In some cases, implicit conversion can result in truncation of values without an error.
Recommendation: As a best practice, use an explicit CAST instead of relying on implicit conversions when possible.
Example: Converting to CHAR Using Teradata Conversion Syntax
Consider the following table definition:
CREATE TABLE Test1 (c1 INT, c2 VARCHAR(1));
The following two INSERT statements complete without any errors.
INSERT INTO Test1 VALUES (1, '1'); INSERT INTO Test1 VALUES (2, 2);
The following query returns two rows.
SELECT * FROM Test1; c1 c2 ------------- 1 1 2 <<<< Note that the value inserted in c2 is a blank
In the second INSERT statement, the number 2 was implicitly converted to CHAR using Teradata conversion syntax (that is, not using CAST). The process is as follows:
- Convert the numeric value to a character string using the default or specified FORMAT for the numeric value. Leading and trailing pad characters are not trimmed.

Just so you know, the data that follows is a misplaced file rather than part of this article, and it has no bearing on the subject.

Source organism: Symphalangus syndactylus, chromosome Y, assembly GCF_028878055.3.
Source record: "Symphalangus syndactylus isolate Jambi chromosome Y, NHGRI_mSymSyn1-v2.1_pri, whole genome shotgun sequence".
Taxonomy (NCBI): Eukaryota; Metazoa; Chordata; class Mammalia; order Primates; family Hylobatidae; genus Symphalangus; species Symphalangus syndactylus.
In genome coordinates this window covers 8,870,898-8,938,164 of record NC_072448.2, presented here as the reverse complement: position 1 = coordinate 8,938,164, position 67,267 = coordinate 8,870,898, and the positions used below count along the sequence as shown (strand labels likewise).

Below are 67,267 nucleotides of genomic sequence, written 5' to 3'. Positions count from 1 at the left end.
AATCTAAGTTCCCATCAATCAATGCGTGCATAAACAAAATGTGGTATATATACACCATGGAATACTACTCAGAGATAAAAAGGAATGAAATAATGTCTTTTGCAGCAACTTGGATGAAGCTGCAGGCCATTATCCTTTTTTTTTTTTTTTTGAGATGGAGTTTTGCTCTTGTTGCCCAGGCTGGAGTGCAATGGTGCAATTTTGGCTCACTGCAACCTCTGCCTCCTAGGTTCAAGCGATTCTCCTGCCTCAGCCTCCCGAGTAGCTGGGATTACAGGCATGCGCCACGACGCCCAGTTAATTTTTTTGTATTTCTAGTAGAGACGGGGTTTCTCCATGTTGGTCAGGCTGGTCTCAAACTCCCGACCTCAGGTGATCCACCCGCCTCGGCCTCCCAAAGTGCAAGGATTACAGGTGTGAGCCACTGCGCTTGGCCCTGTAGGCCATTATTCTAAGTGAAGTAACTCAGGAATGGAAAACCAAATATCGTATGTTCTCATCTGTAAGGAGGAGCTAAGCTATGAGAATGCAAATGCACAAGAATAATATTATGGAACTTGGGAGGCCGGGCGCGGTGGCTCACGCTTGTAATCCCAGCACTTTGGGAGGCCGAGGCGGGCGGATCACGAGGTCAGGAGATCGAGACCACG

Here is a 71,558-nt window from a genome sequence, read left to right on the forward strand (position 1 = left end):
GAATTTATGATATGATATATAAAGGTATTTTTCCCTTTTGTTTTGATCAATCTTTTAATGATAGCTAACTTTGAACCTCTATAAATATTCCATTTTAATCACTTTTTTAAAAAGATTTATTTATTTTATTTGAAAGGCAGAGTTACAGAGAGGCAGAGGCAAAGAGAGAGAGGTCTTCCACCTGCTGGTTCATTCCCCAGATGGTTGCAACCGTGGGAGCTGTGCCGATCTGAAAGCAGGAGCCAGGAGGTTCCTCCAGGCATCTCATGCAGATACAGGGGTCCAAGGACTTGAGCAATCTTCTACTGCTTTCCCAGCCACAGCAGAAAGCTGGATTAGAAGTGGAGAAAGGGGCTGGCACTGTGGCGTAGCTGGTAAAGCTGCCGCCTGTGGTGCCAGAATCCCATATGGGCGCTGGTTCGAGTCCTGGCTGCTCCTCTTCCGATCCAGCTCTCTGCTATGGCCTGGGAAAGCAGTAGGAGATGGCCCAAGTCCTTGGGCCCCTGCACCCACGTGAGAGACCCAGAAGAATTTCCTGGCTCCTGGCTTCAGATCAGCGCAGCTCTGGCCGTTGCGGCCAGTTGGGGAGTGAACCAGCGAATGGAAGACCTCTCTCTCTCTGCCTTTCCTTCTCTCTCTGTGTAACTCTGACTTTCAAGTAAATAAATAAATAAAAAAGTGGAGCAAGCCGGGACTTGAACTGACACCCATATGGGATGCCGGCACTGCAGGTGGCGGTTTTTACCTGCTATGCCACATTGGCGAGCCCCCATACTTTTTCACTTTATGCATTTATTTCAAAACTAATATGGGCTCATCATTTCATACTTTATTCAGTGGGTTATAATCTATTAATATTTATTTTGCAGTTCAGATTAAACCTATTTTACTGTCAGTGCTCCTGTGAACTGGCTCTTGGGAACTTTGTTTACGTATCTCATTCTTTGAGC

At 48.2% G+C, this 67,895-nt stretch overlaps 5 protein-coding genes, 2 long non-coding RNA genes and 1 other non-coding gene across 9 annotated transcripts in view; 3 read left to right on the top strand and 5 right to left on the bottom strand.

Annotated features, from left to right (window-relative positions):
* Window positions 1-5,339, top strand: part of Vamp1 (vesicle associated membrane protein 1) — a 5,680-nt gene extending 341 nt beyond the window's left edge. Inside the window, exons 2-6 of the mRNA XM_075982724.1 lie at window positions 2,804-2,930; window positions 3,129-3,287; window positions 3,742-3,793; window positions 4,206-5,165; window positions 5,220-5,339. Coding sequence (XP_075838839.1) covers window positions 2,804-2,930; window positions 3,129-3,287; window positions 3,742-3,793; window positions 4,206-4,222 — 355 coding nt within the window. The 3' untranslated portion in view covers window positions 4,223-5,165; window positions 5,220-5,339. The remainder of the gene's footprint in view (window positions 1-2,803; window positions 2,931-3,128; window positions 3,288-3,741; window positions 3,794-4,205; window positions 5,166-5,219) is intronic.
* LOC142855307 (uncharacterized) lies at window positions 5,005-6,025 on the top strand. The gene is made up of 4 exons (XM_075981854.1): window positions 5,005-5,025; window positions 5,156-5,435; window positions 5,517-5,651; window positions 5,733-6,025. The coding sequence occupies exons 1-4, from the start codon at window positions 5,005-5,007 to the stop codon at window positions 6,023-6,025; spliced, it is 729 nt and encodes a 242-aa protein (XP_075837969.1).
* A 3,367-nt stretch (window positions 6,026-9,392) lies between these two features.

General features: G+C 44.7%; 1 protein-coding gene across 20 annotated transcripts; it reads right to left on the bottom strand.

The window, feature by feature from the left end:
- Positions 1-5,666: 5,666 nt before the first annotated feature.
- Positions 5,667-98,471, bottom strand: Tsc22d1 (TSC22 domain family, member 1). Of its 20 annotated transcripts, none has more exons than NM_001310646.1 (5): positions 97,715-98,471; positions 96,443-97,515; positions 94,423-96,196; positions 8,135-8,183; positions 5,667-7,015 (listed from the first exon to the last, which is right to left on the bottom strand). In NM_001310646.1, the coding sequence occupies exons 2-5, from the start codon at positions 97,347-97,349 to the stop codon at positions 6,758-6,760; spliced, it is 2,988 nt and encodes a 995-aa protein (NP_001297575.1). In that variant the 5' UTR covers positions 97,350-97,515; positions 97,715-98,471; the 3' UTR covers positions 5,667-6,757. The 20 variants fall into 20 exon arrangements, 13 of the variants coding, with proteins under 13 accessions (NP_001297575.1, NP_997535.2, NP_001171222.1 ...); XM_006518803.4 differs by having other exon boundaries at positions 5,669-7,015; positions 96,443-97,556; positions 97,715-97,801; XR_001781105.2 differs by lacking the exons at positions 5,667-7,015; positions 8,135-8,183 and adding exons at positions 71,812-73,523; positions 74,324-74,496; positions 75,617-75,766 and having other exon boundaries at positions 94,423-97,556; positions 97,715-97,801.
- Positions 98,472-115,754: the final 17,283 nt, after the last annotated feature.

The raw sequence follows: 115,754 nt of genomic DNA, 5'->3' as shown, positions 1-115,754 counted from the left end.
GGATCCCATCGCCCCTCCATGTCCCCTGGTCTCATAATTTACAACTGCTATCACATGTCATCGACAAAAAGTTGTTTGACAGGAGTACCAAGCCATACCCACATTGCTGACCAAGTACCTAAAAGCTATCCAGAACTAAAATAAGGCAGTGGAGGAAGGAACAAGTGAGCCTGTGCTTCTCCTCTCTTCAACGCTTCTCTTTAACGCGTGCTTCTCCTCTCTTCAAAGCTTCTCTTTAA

- Extend to the right with pad characters if required, or truncate from the right if required, to conform to the target length specification.
If non-pad characters are truncated, no string truncation error is reported.
The conversion right-justifies the number, but takes the first byte of the result which is a single blank character. For more information about numeric to character conversions, see Numeric-to-Character Conversion.